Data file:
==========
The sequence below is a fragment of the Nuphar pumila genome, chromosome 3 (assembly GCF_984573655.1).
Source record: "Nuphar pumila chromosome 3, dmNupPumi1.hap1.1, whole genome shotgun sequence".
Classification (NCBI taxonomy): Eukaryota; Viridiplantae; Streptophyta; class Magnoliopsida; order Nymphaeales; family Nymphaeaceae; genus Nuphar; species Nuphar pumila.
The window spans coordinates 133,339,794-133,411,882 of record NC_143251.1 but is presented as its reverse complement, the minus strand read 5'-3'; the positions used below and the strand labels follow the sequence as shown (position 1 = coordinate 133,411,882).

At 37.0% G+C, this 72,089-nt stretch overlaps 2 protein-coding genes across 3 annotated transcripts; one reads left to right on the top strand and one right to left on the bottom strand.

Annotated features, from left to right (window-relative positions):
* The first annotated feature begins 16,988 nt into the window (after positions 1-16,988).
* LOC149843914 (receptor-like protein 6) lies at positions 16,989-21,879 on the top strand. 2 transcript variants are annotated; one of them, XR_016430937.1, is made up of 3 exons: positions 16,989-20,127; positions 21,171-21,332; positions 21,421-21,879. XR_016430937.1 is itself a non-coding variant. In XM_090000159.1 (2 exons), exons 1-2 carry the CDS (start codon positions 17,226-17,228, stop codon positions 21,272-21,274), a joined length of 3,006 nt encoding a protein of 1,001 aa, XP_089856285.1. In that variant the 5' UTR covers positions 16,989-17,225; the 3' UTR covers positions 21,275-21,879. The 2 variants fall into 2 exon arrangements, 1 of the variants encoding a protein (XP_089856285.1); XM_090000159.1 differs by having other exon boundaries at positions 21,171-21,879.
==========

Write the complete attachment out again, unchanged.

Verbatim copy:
The sequence below is a fragment of the Nuphar pumila genome, chromosome 3 (assembly GCF_984573655.1).
Source record: "Nuphar pumila chromosome 3, dmNupPumi1.hap1.1, whole genome shotgun sequence".
Classification (NCBI taxonomy): Eukaryota; Viridiplantae; Streptophyta; class Magnoliopsida; order Nymphaeales; family Nymphaeaceae; genus Nuphar; species Nuphar pumila.
The window spans coordinates 133,339,794-133,411,882 of record NC_143251.1 but is presented as its reverse complement, the minus strand read 5'-3'; the positions used below and the strand labels follow the sequence as shown (position 1 = coordinate 133,411,882).

At 37.0% G+C, this 72,089-nt stretch overlaps 2 protein-coding genes across 3 annotated transcripts; one reads left to right on the top strand and one right to left on the bottom strand.

Annotated features, from left to right (window-relative positions):
* The first annotated feature begins 16,988 nt into the window (after positions 1-16,988).
* LOC149843914 (receptor-like protein 6) lies at positions 16,989-21,879 on the top strand. 2 transcript variants are annotated; one of them, XR_016430937.1, is made up of 3 exons: positions 16,989-20,127; positions 21,171-21,332; positions 21,421-21,879. XR_016430937.1 is itself a non-coding variant. In XM_090000159.1 (2 exons), exons 1-2 carry the CDS (start codon positions 17,226-17,228, stop codon positions 21,272-21,274), a joined length of 3,006 nt encoding a protein of 1,001 aa, XP_089856285.1. In that variant the 5' UTR covers positions 16,989-17,225; the 3' UTR covers positions 21,275-21,879. The 2 variants fall into 2 exon arrangements, 1 of the variants encoding a protein (XP_089856285.1); XM_090000159.1 differs by having other exon boundaries at positions 21,171-21,879.